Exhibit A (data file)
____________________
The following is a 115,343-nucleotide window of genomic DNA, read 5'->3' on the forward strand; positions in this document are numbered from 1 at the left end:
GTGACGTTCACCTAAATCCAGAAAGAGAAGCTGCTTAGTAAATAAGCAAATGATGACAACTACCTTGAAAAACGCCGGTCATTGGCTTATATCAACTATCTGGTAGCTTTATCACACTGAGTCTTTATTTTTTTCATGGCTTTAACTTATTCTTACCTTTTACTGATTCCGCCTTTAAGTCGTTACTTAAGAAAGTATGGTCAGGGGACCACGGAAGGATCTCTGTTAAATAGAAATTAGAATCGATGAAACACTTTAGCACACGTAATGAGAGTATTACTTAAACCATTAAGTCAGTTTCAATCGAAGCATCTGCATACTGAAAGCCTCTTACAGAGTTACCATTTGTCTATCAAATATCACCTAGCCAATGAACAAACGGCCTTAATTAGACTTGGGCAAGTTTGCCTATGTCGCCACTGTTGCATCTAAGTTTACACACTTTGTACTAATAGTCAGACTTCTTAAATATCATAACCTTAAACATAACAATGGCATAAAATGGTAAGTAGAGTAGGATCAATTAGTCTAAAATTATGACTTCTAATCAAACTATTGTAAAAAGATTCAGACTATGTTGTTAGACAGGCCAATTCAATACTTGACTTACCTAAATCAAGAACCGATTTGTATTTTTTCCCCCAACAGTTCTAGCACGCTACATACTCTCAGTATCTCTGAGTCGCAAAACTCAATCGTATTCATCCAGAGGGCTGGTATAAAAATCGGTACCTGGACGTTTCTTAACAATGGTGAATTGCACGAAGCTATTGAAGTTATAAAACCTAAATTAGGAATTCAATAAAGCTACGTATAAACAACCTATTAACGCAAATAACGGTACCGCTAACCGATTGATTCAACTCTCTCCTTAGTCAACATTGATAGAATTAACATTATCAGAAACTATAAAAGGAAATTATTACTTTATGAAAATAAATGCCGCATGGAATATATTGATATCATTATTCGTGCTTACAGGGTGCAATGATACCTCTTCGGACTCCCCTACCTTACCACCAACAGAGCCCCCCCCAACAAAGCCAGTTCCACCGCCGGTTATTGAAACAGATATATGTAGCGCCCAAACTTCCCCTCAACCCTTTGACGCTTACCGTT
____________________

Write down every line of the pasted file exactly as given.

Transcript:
The following is a 115,343-nucleotide window of genomic DNA, read 5'->3' on the forward strand; positions in this document are numbered from 1 at the left end:
GTGACGTTCACCTAAATCCAGAAAGAGAAGCTGCTTAGTAAATAAGCAAATGATGACAACTACCTTGAAAAACGCCGGTCATTGGCTTATATCAACTATCTGGTAGCTTTATCACACTGAGTCTTTATTTTTTTCATGGCTTTAACTTATTCTTACCTTTTACTGATTCCGCCTTTAAGTCGTTACTTAAGAAAGTATGGTCAGGGGACCACGGAAGGATCTCTGTTAAATAGAAATTAGAATCGATGAAACACTTTAGCACACGTAATGAGAGTATTACTTAAACCATTAAGTCAGTTTCAATCGAAGCATCTGCATACTGAAAGCCTCTTACAGAGTTACCATTTGTCTATCAAATATCACCTAGCCAATGAACAAACGGCCTTAATTAGACTTGGGCAAGTTTGCCTATGTCGCCACTGTTGCATCTAAGTTTACACACTTTGTACTAATAGTCAGACTTCTTAAATATCATAACCTTAAACATAACAATGGCATAAAATGGTAAGTAGAGTAGGATCAATTAGTCTAAAATTATGACTTCTAATCAAACTATTGTAAAAAGATTCAGACTATGTTGTTAGACAGGCCAATTCAATACTTGACTTACCTAAATCAAGAACCGATTTGTATTTTTTCCCCCAACAGTTCTAGCACGCTACATACTCTCAGTATCTCTGAGTCGCAAAACTCAATCGTATTCATCCAGAGGGCTGGTATAAAAATCGGTACCTGGACGTTTCTTAACAATGGTGAATTGCACGAAGCTATTGAAGTTATAAAACCTAAATTAGGAATTCAATAAAGCTACGTATAAACAACCTATTAACGCAAATAACGGTACCGCTAACCGATTGATTCAACTCTCTCCTTAGTCAACATTGATAGAATTAACATTATCAGAAACTATAAAAGGAAATTATTACTTTATGAAAATAAATGCCGCATGGAATATATTGATATCATTATTCGTGCTTACAGGGTGCAATGATACCTCTTCGGACTCCCCTACCTTACCACCAACAGAGCCCCCCCCAACAAAGCCAGTTCCACCGCCGGTTATTGAAACAGATATATGTAGCGCCCAAACTTCCCCTCAACCCTTTGACGCTTACCGTT